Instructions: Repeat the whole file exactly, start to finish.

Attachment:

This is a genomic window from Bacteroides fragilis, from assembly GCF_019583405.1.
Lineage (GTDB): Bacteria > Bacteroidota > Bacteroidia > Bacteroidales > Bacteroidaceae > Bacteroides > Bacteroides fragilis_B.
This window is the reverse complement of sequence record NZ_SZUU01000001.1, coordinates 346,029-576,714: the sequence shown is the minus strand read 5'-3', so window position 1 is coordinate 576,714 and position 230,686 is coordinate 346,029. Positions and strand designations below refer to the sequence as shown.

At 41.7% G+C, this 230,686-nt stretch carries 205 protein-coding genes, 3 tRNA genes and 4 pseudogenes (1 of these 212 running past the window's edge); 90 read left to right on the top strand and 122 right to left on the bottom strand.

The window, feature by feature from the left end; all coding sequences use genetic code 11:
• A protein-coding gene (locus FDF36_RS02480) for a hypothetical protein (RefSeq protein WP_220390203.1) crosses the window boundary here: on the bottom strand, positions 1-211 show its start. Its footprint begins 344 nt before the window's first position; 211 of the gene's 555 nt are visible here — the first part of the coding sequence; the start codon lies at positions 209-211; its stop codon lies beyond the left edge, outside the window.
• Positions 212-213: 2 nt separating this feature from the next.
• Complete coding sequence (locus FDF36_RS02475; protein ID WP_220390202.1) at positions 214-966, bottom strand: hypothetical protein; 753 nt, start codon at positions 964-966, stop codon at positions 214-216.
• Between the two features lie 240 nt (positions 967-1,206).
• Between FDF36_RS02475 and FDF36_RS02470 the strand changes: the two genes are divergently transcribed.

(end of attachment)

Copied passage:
This is a genomic window from Bacteroides fragilis, from assembly GCF_019583405.1.
Lineage (GTDB): Bacteria > Bacteroidota > Bacteroidia > Bacteroidales > Bacteroidaceae > Bacteroides > Bacteroides fragilis_B.
This window is the reverse complement of sequence record NZ_SZUU01000001.1, coordinates 346,029-576,714: the sequence shown is the minus strand read 5'-3', so window position 1 is coordinate 576,714 and position 230,686 is coordinate 346,029. Positions and strand designations below refer to the sequence as shown.

At 41.7% G+C, this 230,686-nt stretch carries 205 protein-coding genes, 3 tRNA genes and 4 pseudogenes (1 of these 212 running past the window's edge); 90 read left to right on the top strand and 122 right to left on the bottom strand.

The window, feature by feature from the left end; all coding sequences use genetic code 11:
• A protein-coding gene (locus FDF36_RS02480) for a hypothetical protein (RefSeq protein WP_220390203.1) crosses the window boundary here: on the bottom strand, positions 1-211 show its start. Its footprint begins 344 nt before the window's first position; 211 of the gene's 555 nt are visible here — the first part of the coding sequence; the start codon lies at positions 209-211; its stop codon lies beyond the left edge, outside the window.
• Positions 212-213: 2 nt separating this feature from the next.
• Complete coding sequence (locus FDF36_RS02475; protein ID WP_220390202.1) at positions 214-966, bottom strand: hypothetical protein; 753 nt, start codon at positions 964-966, stop codon at positions 214-216.
• Between the two features lie 240 nt (positions 967-1,206).
• Between FDF36_RS02475 and FDF36_RS02470 the strand changes: the two genes are divergently transcribed.